Moreover, the idea of translatability marks a break with what has come to be known as comparative culture, not least because the expected achievements of comparative culture are not very promising, if not altogether poor. This in itself is not a surprise. If comparison is to be elevated to the be-all and end-all of cultural studies, the question arises whether it is more than just an empty category, for comparison moves into focus only the differences and similarities of the cultures scrutinized. And what is worse, comparison poses as a transcendental stance or at least as a vantage point for evaluating the cultures being compared without being able to substantiate any of the evaluations provided, since the comparison in itself does not contain a set of values. What deserves to be noted, however, is the fact that comparison is definitely a rudimentary though /pp. 6-7/ abortive attempt at devising a cross-cultural discourse, borne out by the fact that it is not an integral part of the cultures compared, thus serving as a link that does not pertain to them.

Obviously, cultural studies are bound to devise a cross-cultural discourse of which comparison is at best a most elementary paradigm. Comparison fails to address two vital questions : a) why should cultures be compared, a question that is never satisfactorily answered; and b) why is the comparison hardly ever subjected to close scrutiny, in consequence of which the presuppositions that govern the comparison remain unexamined.

What might be considered as a remedy to these shortcomings is the growing endeavor in cultural studies to draft frames for cultural typologies or even a typology of cultures. A cultural typology allows for basically two different approaches, which more often than not have to be combined in order to become effective. There is a need to define the criteria that make up a type, and there is equally a need to assess the shifts to be observed in a typologically conceived culture.

In the pursuit of such an approach, a culture is broken down into various components considered to be integral to a cultural type, such as religious observances, forms of government, organization of agriculture and industry, the range of the arts. Even if this list of prominent constituents of a cultural type can be extended, there are hardly any guidelines that allow us to decide how many of these components are necessary in order to obtain a full-fledged cultural type.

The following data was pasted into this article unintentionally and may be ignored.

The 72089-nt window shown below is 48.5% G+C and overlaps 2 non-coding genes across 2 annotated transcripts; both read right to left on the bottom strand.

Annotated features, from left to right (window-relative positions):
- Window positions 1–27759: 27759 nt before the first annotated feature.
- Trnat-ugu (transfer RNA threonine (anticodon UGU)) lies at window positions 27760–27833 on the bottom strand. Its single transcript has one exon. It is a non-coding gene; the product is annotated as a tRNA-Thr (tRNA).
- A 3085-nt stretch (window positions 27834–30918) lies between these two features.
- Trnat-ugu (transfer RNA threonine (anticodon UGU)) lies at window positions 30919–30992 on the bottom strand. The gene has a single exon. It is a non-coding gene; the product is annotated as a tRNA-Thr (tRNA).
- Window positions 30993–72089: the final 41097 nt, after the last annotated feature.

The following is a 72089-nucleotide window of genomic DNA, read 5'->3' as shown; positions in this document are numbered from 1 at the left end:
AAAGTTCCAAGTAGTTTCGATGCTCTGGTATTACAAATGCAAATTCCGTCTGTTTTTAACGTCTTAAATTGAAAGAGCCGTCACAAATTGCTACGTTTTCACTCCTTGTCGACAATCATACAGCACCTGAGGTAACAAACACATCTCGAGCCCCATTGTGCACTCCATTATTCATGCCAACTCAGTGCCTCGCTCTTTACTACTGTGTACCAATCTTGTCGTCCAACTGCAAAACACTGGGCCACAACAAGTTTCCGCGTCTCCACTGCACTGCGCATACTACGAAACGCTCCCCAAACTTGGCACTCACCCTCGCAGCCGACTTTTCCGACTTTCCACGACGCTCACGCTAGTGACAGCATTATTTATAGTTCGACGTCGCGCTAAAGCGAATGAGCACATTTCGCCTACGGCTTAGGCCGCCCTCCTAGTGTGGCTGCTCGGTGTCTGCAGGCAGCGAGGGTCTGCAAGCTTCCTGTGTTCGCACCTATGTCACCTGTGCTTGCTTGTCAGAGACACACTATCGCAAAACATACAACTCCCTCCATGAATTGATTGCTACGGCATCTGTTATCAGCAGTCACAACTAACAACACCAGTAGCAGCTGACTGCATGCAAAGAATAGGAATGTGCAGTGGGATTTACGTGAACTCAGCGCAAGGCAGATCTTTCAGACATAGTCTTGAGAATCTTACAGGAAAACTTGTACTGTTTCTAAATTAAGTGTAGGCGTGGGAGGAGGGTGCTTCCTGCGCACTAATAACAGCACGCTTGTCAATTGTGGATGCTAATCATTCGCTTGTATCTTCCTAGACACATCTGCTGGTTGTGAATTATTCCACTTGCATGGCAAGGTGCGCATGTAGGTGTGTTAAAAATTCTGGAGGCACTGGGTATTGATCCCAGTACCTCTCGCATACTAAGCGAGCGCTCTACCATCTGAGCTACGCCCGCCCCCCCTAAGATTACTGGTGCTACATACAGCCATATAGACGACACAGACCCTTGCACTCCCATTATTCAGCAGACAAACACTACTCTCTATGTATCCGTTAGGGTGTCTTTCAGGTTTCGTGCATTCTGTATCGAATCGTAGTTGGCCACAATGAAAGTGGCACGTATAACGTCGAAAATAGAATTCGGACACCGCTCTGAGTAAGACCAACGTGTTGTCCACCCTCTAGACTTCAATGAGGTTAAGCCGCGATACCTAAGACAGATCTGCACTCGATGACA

Such a deficiency calls for compensation usually provided by umbrella concepts such as evolution and change, which the cultural types either undergo or are subjected to. The question, however, remains whether there is a pattern to be discerned that governs the evolution to be observed. Is there a telos or at least a structure which energizes the drive for change, or are there more factors to be ascertained that guide such an evolution? It may suffice to mention only two opposing views concerning the /pp. 7-8/ constituents of a cultural typology. Levi-Strauss considers the binary opposition derived from structural linguistics as a blueprint of cultural types that are resistant to change. Eric Gans, on the other hand, postulates an "originary scene" for which "such activities as hunting generate plausible settings," and in which "fear of conflict is the sole necessary motivation for the abortion of the original gesture of appropriation." [1] Vis-à-vis the killed animal a ritual has to be imposed, so that the huntsmen do not kill each other in deciding who gets the prey. Rituals of that kind provide the pattern for the emergence of culture as continuous self-differentiation.

Irrespective of what one may be inclined to favor, each of these explanations at least allows for developing a cross-cultural discourse, in which either a permanent structure or a self-propelled differentiation forms the guidelines. These guidelines are more sophisticated than the mere comparison of cultures, which at best indicates the necessity of a cross-cultural discourse.

In contradistinction to the explanations provided for the rise of culture, the life of cultures proceeds in mutual appropriation, assimilation, exploitation, interpenetration, and superimposition. Such a mutuality is an inalienable component of the encounter between cultures, and hence calls for establishing a cross-cultural discourse different from the ones touched upon so far. What has become pertinent is an assessment of cross-cultural relationships. Such an effort is apposite, not least as the cross-cultural relations seem to be guided by a great many different intentions -- all of which, however, appear to be modes of translation : whether one culture translates itself according to its own terms into another one, or whether it tries to comprehend a foreign culture in terms that are basic to the culture concerned. Thus translatability turns out to be the hallmark of any cross-cultural interchange and -- to mention it only in passing -- for the mutual interpenetration of the media as well. Furthermore, the issue of translatability promises to rid us /pp. 8-9/ of the two bugbears that beset cultural studies these days : a) what is culture; and b) what makes a culture. Instead, translatability makes us focus on the space between cultures.